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Animal reproduction studies have failed to demonstrate a risk to the fetus and there are no adequate and well-controlled studies in pregnant women.
Drug which has been taken by a large number of breastfeeding mothers without any observed increase in adverse effects in the infant. Controlled studies in breastfeeding women fail to demonstrate a risk to the infant and the possibility of harm to the breastfeeding infant is remote; or the product is not orally bioavailable in an infant.
Typical usage: Respiratory, genito-urinary, skin and soft tissue, ENT infections due to susceptible strains of Gram negative organisms like H.influenzae, E-coli, P.mirabilis and N. gonorrhoea.
Side Effects: Abscesses, acute bronchitis, bacteriuria, bronchitis, carbuncles, cellulitis, chronic bronchitis, cystitis, dental abscess, dental abscess (short-course), endocarditis, furunculosis, gonorrhoea, gynecological infections, haemophilus influenzae infections, dizziness, headache, anorexia, iarrhea, fever, abdominal pain, maculopapular rash, rashes, gastritis, indigestion, urticarial skin rash.
Drug Interaction: Amoxicillin is known to interact with other drugs like chloramphenicol, methotrexate, probenecid, rabeprazole, sodium picosulphate, tetracycline (HCl), warfarin (Na).
Mechanism Of Action: Amoxicillin binds to penicillin-binding protein 1A (PBP-1A) located inside the bacterial cell well. Penicillins acylate the penicillin-sensitive transpeptidase C-terminal domain by opening the lactam ring. This inactivation of the enzyme prevents the formation of a cross-link of two linear peptidoglycan strands, inhibiting the third and last stage of bacterial cell wall synthesis. Cell lysis is then mediated by bacterial cell wall autolytic enzymes such as autolysins; it is possible that amoxicllin interferes with an autolysin inhibitor.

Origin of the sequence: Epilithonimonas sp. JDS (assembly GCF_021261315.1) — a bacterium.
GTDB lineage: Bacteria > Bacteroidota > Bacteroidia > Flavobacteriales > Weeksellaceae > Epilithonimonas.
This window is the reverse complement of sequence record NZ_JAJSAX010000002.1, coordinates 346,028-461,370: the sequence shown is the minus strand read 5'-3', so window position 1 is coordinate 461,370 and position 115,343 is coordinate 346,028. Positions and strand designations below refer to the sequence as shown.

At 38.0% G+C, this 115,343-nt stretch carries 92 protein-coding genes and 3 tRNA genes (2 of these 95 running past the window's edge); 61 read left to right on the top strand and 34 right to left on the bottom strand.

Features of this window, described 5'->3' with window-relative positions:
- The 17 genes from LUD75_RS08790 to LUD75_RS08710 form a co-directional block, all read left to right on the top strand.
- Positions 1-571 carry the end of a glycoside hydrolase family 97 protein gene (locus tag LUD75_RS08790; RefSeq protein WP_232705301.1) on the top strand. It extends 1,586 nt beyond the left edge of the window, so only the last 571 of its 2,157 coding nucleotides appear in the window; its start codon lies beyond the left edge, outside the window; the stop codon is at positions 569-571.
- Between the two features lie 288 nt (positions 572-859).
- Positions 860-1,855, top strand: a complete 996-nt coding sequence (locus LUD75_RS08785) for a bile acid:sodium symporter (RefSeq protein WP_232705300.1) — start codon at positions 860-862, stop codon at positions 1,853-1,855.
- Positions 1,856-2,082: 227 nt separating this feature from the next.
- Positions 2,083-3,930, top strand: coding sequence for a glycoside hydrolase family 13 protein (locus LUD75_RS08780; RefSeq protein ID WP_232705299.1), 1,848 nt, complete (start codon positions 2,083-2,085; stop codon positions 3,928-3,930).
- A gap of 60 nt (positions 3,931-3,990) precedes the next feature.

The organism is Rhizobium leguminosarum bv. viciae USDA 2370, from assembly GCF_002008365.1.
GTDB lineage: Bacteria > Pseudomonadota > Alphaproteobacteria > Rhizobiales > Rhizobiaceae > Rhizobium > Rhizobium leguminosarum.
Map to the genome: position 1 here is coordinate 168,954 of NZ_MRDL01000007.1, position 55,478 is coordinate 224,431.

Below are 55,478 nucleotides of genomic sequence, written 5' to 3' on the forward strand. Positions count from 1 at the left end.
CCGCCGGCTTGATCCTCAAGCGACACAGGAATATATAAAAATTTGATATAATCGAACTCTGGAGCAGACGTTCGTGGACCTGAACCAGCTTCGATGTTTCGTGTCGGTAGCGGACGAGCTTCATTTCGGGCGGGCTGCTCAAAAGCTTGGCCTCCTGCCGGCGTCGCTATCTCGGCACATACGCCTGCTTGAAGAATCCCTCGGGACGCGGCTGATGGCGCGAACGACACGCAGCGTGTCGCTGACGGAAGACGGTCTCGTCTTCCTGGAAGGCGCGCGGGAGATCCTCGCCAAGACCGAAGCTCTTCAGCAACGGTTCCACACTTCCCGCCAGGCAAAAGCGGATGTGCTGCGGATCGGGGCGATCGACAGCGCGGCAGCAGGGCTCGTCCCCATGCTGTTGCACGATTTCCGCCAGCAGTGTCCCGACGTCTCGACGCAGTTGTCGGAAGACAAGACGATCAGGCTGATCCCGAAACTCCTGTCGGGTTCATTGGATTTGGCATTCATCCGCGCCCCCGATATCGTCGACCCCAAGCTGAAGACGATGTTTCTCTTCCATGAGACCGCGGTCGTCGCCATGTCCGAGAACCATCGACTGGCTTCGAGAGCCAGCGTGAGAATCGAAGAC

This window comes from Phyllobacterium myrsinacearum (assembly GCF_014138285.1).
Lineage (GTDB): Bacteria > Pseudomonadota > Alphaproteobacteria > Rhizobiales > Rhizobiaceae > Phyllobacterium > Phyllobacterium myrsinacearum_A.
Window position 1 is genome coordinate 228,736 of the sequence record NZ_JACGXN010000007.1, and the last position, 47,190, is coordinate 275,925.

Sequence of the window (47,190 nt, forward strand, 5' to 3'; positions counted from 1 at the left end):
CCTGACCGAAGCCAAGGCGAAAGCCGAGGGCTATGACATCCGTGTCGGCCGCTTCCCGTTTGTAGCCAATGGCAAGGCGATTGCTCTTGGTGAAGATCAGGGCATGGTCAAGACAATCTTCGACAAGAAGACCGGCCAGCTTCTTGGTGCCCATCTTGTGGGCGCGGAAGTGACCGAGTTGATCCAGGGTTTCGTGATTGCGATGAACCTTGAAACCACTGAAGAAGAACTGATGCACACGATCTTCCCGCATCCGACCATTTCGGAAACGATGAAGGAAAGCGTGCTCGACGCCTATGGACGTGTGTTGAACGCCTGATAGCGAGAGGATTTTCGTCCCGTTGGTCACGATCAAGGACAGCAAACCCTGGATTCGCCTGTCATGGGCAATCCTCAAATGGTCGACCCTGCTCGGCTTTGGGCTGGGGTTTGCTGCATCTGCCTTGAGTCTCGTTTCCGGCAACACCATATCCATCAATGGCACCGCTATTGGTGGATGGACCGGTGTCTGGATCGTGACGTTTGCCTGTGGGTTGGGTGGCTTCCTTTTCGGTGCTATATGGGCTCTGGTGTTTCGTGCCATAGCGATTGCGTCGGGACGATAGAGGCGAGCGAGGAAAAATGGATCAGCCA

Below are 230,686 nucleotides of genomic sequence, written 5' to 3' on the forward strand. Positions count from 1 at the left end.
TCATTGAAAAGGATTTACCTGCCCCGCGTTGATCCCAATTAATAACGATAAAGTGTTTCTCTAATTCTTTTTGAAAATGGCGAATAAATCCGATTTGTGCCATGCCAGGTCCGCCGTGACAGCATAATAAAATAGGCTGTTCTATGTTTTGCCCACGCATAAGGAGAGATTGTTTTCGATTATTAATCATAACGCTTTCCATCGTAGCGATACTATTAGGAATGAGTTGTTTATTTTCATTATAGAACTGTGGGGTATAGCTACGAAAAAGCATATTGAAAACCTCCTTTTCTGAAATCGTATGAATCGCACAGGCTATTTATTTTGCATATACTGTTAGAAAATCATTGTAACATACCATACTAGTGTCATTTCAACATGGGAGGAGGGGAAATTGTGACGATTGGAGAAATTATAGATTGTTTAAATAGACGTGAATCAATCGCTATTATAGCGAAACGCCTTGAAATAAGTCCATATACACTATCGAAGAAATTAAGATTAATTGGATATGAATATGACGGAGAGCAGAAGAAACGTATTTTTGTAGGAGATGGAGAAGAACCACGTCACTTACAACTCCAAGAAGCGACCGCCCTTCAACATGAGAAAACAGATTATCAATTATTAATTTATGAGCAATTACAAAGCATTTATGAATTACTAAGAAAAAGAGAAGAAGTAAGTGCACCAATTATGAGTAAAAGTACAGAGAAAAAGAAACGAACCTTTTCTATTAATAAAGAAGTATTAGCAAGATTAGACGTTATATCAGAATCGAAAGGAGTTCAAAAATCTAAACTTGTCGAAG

Animal reproduction studies have shown an adverse effect on the fetus and there are no adequate and well-controlled studies in humans, but potential benefits may warrant use of the drug in pregnant women despite potential risks.
Studies in breastfeeding mothers have demonstrated that there is significant and documented risk to the infant based on human experience, or it is a medication that has a high risk of causing significant damage to an infant. The risk of using the drug in breastfeeding women clearly outweighs any possible benefit from breastfeeding. The drug is contraindicated in women who are breastfeeding an infant.
Typical usage: Bacterial infections, Myeloablative therapy followed by bone marrow transplantation, Respiratory tract infections, Urinary tract infection.
Side Effects: Diarrhea, Fever, Maculopapular rash, Urticaria, Increase in serum transaminase.
Drug Interaction: Allopurinol may reduce renal tubular secretion of amoxicillin thus increasing the serum levels of amoxicillin. Concurrent use may reduce the efficacy of oral contraceptives.
Mechanism Of Action: Clavulanic acid competitively and irreversibly inhibits a wide variety of beta-lactamases, commonly found in microorganisms resistant to penicillins and cephalosporins. Binding and irreversibly inhibiting the beta-lactamase results in a restauration of the antimicrobial activity of beta-lactam antibiotics against lactamase-secreting-resistant bacteria. By inactivating beta-lactamase (the bacterial resistance protein), the accompanying penicillin/cephalosporin drugs may be made more potent as well.